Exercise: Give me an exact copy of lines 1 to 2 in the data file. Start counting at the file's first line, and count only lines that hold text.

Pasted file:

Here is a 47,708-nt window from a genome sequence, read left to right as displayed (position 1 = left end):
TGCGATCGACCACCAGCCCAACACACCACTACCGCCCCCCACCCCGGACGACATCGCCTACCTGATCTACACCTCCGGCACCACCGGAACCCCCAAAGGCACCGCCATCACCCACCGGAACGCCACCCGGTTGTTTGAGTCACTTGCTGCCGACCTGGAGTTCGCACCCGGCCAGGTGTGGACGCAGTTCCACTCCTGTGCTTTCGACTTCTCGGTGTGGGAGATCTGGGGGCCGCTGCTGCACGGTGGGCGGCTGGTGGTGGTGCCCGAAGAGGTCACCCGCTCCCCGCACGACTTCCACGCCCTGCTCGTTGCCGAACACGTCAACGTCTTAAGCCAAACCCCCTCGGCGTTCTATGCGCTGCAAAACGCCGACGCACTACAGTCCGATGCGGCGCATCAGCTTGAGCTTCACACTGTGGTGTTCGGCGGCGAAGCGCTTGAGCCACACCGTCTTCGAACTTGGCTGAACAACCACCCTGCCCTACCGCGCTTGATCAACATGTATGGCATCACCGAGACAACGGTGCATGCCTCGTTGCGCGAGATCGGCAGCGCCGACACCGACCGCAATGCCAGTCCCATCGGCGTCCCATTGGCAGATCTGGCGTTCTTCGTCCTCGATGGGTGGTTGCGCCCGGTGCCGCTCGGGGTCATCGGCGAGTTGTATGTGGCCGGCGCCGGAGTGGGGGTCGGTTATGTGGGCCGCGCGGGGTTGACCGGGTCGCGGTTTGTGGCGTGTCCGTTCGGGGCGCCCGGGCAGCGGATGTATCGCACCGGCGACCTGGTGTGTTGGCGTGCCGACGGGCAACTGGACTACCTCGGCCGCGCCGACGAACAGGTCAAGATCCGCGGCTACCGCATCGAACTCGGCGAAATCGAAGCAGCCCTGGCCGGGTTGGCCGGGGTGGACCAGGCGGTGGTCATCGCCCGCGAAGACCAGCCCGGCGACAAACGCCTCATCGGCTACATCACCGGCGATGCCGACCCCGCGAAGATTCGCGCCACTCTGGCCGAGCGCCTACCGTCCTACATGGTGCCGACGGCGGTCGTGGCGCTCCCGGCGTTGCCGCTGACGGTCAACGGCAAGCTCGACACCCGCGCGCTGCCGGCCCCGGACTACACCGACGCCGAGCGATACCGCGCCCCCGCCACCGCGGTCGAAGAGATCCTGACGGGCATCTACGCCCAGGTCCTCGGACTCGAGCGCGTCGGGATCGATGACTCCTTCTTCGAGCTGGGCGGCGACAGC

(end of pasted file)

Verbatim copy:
Here is a 47,708-nt window from a genome sequence, read left to right as displayed (position 1 = left end):
TGCGATCGACCACCAGCCCAACACACCACTACCGCCCCCCACCCCGGACGACATCGCCTACCTGATCTACACCTCCGGCACCACCGGAACCCCCAAAGGCACCGCCATCACCCACCGGAACGCCACCCGGTTGTTTGAGTCACTTGCTGCCGACCTGGAGTTCGCACCCGGCCAGGTGTGGACGCAGTTCCACTCCTGTGCTTTCGACTTCTCGGTGTGGGAGATCTGGGGGCCGCTGCTGCACGGTGGGCGGCTGGTGGTGGTGCCCGAAGAGGTCACCCGCTCCCCGCACGACTTCCACGCCCTGCTCGTTGCCGAACACGTCAACGTCTTAAGCCAAACCCCCTCGGCGTTCTATGCGCTGCAAAACGCCGACGCACTACAGTCCGATGCGGCGCATCAGCTTGAGCTTCACACTGTGGTGTTCGGCGGCGAAGCGCTTGAGCCACACCGTCTTCGAACTTGGCTGAACAACCACCCTGCCCTACCGCGCTTGATCAACATGTATGGCATCACCGAGACAACGGTGCATGCCTCGTTGCGCGAGATCGGCAGCGCCGACACCGACCGCAATGCCAGTCCCATCGGCGTCCCATTGGCAGATCTGGCGTTCTTCGTCCTCGATGGGTGGTTGCGCCCGGTGCCGCTCGGGGTCATCGGCGAGTTGTATGTGGCCGGCGCCGGAGTGGGGGTCGGTTATGTGGGCCGCGCGGGGTTGACCGGGTCGCGGTTTGTGGCGTGTCCGTTCGGGGCGCCCGGGCAGCGGATGTATCGCACCGGCGACCTGGTGTGTTGGCGTGCCGACGGGCAACTGGACTACCTCGGCCGCGCCGACGAACAGGTCAAGATCCGCGGCTACCGCATCGAACTCGGCGAAATCGAAGCAGCCCTGGCCGGGTTGGCCGGGGTGGACCAGGCGGTGGTCATCGCCCGCGAAGACCAGCCCGGCGACAAACGCCTCATCGGCTACATCACCGGCGATGCCGACCCCGCGAAGATTCGCGCCACTCTGGCCGAGCGCCTACCGTCCTACATGGTGCCGACGGCGGTCGTGGCGCTCCCGGCGTTGCCGCTGACGGTCAACGGCAAGCTCGACACCCGCGCGCTGCCGGCCCCGGACTACACCGACGCCGAGCGATACCGCGCCCCCGCCACCGCGGTCGAAGAGATCCTGACGGGCATCTACGCCCAGGTCCTCGGACTCGAGCGCGTCGGGATCGATGACTCCTTCTTCGAGCTGGGCGGCGACAGC